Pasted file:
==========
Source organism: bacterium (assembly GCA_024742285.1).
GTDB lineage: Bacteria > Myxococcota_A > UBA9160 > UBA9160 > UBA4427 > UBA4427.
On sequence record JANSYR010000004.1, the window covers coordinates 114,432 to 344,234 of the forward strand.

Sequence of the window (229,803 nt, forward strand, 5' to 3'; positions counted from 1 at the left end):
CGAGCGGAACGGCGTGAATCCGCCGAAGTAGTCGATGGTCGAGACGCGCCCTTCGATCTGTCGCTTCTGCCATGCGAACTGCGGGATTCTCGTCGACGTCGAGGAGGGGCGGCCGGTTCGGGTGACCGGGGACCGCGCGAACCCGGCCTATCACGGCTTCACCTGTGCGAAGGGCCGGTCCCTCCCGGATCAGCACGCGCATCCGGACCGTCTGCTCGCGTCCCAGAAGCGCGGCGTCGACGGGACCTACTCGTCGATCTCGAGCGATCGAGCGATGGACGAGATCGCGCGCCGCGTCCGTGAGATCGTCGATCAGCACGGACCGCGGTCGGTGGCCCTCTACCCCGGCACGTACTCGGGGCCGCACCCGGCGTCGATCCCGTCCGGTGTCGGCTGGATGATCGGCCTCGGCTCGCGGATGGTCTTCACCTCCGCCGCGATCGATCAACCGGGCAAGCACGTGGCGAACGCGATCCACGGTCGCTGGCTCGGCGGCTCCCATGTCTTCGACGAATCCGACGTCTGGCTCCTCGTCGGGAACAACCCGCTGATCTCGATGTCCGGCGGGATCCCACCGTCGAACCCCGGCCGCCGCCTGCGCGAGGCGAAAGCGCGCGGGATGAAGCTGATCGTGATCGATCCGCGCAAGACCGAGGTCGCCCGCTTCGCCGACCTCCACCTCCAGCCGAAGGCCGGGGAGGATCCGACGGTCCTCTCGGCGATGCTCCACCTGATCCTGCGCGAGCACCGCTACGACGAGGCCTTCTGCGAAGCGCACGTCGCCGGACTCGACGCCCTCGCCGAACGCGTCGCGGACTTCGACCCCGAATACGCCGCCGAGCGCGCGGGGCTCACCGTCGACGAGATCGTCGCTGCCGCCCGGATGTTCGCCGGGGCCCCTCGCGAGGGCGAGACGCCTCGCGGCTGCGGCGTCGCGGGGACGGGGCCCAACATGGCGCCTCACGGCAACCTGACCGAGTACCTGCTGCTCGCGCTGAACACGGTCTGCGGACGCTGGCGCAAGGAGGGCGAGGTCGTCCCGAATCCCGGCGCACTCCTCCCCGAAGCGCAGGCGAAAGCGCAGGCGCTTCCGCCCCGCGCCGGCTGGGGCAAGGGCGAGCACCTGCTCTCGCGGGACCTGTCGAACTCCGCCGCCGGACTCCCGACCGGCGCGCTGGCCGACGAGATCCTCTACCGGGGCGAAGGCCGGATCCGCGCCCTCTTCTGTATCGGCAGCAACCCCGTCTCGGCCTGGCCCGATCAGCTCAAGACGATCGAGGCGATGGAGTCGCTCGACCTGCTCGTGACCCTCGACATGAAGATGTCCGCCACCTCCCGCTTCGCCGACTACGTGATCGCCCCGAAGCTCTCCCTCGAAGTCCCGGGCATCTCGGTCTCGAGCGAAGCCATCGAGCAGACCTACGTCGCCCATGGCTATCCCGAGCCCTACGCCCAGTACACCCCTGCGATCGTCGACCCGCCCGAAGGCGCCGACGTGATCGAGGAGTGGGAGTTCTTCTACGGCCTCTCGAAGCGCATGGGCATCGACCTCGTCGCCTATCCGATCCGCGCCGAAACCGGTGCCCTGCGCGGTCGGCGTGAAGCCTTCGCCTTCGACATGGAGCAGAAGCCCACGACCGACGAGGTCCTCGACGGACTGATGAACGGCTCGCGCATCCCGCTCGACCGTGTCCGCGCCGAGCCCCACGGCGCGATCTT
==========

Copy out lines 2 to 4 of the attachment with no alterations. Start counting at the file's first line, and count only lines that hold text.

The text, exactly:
GTDB lineage: Bacteria > Myxococcota_A > UBA9160 > UBA9160 > UBA4427 > UBA4427.
On sequence record JANSYR010000004.1, the window covers coordinates 114,432 to 344,234 of the forward strand.

Sequence of the window (229,803 nt, forward strand, 5' to 3'; positions counted from 1 at the left end):